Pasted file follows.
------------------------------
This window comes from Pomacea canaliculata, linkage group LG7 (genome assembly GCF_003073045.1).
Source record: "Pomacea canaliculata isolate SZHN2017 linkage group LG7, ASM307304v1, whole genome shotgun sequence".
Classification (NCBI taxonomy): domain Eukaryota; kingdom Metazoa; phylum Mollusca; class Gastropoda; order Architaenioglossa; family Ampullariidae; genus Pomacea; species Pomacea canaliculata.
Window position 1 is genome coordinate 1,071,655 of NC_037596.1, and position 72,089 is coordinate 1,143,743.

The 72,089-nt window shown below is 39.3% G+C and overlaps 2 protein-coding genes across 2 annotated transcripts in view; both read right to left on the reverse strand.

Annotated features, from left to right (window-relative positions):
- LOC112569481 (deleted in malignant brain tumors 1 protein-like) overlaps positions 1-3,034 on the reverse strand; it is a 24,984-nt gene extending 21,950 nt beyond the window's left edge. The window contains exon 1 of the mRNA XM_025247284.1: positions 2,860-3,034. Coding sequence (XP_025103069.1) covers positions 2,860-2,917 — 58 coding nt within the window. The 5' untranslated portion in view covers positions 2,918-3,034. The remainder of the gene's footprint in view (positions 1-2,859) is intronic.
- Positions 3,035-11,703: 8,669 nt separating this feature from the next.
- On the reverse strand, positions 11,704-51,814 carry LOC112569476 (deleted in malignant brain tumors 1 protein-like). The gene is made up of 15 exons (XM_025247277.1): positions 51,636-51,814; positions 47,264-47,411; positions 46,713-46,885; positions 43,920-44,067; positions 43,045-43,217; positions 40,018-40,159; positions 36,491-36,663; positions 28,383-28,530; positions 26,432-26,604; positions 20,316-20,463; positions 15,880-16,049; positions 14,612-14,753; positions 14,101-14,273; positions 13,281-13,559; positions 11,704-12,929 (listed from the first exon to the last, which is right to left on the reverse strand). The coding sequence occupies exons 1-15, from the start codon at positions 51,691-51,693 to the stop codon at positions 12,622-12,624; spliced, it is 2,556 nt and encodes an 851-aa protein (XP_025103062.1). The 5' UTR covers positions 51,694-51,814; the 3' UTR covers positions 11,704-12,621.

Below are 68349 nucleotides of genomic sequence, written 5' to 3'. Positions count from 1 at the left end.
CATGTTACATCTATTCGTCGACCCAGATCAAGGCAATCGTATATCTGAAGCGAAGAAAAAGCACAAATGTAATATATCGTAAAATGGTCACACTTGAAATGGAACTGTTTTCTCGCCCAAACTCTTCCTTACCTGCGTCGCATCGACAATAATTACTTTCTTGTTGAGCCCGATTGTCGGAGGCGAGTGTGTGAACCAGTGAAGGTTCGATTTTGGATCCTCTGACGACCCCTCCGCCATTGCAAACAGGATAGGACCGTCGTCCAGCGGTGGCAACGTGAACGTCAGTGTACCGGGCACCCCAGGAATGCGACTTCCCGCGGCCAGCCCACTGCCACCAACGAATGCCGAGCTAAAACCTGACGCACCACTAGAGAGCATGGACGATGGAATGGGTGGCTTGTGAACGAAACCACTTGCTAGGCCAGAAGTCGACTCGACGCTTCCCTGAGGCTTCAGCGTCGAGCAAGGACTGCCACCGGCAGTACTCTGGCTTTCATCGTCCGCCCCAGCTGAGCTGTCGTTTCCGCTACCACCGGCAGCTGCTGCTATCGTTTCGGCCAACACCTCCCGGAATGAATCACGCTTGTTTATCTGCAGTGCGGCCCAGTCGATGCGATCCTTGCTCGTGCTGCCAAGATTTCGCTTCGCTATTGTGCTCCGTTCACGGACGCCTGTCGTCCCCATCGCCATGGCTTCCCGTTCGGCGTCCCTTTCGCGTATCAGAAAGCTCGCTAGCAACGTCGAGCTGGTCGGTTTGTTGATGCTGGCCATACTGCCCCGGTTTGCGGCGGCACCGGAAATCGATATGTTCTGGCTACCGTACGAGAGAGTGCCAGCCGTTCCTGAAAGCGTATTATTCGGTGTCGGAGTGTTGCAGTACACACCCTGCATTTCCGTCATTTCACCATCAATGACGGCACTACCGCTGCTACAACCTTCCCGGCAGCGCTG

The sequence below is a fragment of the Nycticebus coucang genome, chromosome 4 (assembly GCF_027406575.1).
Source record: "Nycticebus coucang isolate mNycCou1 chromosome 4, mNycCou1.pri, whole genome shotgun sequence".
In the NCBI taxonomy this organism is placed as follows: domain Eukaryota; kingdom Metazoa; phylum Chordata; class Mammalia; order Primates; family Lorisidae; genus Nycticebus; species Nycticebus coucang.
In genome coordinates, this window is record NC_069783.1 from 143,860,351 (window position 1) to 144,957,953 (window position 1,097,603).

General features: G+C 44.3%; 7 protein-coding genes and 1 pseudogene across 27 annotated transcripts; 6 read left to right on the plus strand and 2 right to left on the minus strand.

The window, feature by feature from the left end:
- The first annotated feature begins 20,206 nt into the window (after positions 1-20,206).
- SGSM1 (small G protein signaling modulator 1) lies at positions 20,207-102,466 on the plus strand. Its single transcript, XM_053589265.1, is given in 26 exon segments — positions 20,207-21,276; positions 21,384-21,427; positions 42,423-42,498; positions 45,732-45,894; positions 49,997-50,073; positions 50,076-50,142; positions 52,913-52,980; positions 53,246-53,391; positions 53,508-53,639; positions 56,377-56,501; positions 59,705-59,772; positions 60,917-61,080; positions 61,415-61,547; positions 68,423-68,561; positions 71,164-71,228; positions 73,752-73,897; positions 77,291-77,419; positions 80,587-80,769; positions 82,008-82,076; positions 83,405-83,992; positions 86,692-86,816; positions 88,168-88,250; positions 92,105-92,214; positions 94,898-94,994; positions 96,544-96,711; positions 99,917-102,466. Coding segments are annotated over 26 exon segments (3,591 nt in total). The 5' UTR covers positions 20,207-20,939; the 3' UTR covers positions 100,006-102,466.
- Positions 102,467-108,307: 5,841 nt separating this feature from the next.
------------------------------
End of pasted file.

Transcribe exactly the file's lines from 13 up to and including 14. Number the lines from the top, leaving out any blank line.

Source record: "Nycticebus coucang isolate mNycCou1 chromosome 4, mNycCou1.pri, whole genome shotgun sequence".
In the NCBI taxonomy this organism is placed as follows: domain Eukaryota; kingdom Metazoa; phylum Chordata; class Mammalia; order Primates; family Lorisidae; genus Nycticebus; species Nycticebus coucang.